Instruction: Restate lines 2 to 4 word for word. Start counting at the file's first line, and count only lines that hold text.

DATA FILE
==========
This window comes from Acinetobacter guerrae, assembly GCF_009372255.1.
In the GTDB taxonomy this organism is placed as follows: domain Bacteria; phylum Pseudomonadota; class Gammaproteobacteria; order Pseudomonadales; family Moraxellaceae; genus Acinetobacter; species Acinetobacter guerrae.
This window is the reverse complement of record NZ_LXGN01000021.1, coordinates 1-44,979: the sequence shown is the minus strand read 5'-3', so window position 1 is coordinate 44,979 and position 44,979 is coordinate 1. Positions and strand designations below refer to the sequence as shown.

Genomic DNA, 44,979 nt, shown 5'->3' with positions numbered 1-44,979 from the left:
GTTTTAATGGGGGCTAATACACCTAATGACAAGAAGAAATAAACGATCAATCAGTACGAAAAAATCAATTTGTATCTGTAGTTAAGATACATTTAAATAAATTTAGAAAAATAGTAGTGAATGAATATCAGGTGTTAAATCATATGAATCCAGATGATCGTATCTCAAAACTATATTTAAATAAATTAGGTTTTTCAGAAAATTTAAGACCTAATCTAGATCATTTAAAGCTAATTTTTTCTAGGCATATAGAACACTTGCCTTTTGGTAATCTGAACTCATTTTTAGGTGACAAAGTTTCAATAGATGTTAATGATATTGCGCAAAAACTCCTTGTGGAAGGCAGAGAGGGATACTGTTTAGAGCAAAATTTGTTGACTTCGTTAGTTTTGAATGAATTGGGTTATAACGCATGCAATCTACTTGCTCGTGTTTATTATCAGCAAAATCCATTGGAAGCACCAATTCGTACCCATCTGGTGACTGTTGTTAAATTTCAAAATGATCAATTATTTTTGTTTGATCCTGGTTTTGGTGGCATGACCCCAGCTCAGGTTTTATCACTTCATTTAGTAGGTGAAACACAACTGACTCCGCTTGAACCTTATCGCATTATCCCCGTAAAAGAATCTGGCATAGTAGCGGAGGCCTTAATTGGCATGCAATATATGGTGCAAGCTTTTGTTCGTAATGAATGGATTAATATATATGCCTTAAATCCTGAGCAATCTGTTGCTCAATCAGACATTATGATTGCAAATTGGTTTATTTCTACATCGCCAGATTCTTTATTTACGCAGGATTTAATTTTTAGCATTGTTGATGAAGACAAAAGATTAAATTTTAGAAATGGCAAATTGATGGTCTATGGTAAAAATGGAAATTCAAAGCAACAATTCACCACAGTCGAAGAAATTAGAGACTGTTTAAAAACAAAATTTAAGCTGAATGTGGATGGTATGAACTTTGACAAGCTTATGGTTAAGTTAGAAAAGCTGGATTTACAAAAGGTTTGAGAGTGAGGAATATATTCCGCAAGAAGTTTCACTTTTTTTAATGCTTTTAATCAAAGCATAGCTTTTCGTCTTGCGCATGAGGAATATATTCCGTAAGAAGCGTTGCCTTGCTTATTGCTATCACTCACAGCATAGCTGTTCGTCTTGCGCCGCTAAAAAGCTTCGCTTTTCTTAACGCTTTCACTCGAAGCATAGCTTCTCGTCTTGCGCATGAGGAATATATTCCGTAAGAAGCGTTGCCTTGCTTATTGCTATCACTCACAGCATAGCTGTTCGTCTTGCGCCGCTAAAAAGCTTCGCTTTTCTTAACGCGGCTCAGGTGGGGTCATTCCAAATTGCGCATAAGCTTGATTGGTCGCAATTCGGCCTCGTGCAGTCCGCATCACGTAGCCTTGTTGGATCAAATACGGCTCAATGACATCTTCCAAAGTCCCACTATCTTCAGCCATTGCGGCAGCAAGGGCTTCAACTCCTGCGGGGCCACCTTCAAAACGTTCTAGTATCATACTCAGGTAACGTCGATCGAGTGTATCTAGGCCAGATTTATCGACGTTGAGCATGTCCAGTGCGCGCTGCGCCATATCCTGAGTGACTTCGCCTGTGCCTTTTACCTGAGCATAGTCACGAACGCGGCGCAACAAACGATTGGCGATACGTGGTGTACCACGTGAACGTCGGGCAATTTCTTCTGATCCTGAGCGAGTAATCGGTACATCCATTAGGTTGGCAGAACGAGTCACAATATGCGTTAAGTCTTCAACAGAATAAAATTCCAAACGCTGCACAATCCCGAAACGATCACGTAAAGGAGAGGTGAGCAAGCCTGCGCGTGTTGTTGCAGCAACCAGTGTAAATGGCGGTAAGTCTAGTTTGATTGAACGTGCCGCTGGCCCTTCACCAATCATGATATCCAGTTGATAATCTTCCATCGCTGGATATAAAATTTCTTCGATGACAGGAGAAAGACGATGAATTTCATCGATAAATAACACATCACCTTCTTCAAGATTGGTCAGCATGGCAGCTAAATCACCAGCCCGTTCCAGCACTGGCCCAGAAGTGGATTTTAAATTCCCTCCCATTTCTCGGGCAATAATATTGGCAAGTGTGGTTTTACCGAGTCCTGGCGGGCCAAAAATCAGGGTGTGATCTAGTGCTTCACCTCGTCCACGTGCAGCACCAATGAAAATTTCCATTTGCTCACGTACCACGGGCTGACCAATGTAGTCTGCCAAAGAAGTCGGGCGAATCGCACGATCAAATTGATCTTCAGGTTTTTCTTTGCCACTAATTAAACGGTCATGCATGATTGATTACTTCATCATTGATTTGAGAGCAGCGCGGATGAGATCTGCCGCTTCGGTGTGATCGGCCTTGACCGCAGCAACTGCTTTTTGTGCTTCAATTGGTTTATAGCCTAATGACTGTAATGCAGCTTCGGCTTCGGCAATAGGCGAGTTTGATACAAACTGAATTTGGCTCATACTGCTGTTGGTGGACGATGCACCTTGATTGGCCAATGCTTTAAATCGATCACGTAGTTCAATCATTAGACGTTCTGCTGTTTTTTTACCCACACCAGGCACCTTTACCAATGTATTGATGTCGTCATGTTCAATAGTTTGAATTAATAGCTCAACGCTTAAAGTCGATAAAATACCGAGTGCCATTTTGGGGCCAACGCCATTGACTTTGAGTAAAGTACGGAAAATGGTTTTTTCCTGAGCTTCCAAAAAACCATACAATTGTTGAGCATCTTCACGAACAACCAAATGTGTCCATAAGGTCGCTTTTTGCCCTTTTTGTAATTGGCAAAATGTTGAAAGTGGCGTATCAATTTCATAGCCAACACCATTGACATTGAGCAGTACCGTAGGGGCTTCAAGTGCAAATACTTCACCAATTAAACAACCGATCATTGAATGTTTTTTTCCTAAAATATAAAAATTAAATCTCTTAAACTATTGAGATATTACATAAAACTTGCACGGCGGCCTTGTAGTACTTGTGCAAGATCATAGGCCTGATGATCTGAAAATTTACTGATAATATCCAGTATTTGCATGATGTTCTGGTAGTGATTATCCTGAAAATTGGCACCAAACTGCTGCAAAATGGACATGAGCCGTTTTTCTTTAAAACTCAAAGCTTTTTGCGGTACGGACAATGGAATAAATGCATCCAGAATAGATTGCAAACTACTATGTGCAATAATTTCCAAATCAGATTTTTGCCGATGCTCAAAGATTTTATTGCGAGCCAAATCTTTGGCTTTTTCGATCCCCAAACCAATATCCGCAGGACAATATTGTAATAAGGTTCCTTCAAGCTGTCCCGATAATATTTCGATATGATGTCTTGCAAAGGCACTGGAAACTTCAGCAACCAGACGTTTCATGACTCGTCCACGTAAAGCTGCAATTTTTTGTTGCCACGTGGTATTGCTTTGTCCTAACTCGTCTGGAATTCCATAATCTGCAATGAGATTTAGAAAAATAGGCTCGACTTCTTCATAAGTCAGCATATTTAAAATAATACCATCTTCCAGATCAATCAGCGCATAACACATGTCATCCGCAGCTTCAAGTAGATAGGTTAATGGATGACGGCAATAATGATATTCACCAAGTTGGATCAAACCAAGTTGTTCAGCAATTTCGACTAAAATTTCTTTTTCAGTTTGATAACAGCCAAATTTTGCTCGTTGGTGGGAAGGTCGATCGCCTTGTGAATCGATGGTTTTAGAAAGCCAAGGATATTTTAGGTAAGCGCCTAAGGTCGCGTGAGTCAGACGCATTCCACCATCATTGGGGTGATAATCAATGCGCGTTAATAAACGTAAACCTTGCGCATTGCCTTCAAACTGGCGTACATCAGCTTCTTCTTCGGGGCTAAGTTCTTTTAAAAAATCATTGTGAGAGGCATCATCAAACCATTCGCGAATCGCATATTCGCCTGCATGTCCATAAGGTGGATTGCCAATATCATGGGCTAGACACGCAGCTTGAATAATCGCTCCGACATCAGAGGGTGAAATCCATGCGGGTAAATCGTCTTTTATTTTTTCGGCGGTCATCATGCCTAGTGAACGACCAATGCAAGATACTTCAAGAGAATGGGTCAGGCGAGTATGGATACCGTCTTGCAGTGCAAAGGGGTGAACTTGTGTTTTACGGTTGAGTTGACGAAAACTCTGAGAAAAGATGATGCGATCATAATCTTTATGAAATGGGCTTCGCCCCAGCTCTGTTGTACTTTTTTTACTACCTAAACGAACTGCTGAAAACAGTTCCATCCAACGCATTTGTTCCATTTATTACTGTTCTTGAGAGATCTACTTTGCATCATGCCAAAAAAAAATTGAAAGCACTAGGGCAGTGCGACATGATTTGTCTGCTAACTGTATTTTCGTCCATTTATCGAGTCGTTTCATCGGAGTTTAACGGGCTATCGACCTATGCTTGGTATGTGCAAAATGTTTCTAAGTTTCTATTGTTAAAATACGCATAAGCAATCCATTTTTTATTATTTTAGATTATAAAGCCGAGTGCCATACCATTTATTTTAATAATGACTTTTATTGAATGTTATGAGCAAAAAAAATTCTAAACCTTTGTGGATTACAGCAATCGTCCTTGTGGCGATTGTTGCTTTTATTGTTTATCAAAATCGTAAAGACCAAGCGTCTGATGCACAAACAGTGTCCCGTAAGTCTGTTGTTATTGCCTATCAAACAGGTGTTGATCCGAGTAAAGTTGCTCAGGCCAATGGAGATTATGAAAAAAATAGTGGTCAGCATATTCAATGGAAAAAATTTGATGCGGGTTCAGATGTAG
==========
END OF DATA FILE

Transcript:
In the GTDB taxonomy this organism is placed as follows: domain Bacteria; phylum Pseudomonadota; class Gammaproteobacteria; order Pseudomonadales; family Moraxellaceae; genus Acinetobacter; species Acinetobacter guerrae.
This window is the reverse complement of record NZ_LXGN01000021.1, coordinates 1-44,979: the sequence shown is the minus strand read 5'-3', so window position 1 is coordinate 44,979 and position 44,979 is coordinate 1. Positions and strand designations below refer to the sequence as shown.

Genomic DNA, 44,979 nt, shown 5'->3' with positions numbered 1-44,979 from the left: